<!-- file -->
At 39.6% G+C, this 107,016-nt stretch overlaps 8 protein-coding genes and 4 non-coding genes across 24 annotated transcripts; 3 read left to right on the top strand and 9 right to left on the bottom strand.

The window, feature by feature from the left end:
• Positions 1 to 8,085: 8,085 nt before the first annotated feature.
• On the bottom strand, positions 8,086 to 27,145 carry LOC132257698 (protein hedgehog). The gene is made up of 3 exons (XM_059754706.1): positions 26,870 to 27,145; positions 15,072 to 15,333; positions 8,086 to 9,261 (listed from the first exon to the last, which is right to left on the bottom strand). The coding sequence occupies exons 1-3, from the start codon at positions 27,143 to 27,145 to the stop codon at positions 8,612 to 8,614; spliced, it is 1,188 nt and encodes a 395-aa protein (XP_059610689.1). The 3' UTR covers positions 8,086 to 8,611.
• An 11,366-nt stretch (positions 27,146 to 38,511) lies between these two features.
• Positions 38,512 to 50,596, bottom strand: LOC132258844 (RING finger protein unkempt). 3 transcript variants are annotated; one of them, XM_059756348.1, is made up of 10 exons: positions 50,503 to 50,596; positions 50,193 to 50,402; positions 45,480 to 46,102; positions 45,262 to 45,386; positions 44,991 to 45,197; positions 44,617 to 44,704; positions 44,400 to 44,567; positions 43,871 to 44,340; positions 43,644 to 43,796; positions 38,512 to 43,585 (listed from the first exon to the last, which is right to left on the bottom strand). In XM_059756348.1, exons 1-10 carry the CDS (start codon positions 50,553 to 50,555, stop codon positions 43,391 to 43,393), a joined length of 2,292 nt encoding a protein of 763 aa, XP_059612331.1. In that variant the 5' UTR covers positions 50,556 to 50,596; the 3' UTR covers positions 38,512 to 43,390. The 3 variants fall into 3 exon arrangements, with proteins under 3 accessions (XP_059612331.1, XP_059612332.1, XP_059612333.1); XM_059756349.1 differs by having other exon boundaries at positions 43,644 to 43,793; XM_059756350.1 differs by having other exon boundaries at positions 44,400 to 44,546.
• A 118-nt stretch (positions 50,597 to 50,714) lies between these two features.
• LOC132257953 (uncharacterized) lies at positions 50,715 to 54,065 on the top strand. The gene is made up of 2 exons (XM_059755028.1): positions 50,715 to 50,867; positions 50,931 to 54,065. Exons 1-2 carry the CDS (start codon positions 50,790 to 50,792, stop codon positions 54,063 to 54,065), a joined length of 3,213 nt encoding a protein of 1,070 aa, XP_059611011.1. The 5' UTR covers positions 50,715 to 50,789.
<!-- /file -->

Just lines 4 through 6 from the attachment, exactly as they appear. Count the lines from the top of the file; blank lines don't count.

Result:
• On the bottom strand, positions 8,086 to 27,145 carry LOC132257698 (protein hedgehog). The gene is made up of 3 exons (XM_059754706.1): positions 26,870 to 27,145; positions 15,072 to 15,333; positions 8,086 to 9,261 (listed from the first exon to the last, which is right to left on the bottom strand). The coding sequence occupies exons 1-3, from the start codon at positions 27,143 to 27,145 to the stop codon at positions 8,612 to 8,614; spliced, it is 1,188 nt and encodes a 395-aa protein (XP_059610689.1). The 3' UTR covers positions 8,086 to 8,611.
• An 11,366-nt stretch (positions 27,146 to 38,511) lies between these two features.
• Positions 38,512 to 50,596, bottom strand: LOC132258844 (RING finger protein unkempt). 3 transcript variants are annotated; one of them, XM_059756348.1, is made up of 10 exons: positions 50,503 to 50,596; positions 50,193 to 50,402; positions 45,480 to 46,102; positions 45,262 to 45,386; positions 44,991 to 45,197; positions 44,617 to 44,704; positions 44,400 to 44,567; positions 43,871 to 44,340; positions 43,644 to 43,796; positions 38,512 to 43,585 (listed from the first exon to the last, which is right to left on the bottom strand). In XM_059756348.1, exons 1-10 carry the CDS (start codon positions 50,553 to 50,555, stop codon positions 43,391 to 43,393), a joined length of 2,292 nt encoding a protein of 763 aa, XP_059612331.1. In that variant the 5' UTR covers positions 50,556 to 50,596; the 3' UTR covers positions 38,512 to 43,390. The 3 variants fall into 3 exon arrangements, with proteins under 3 accessions (XP_059612331.1, XP_059612332.1, XP_059612333.1); XM_059756349.1 differs by having other exon boundaries at positions 43,644 to 43,793; XM_059756350.1 differs by having other exon boundaries at positions 44,400 to 44,546.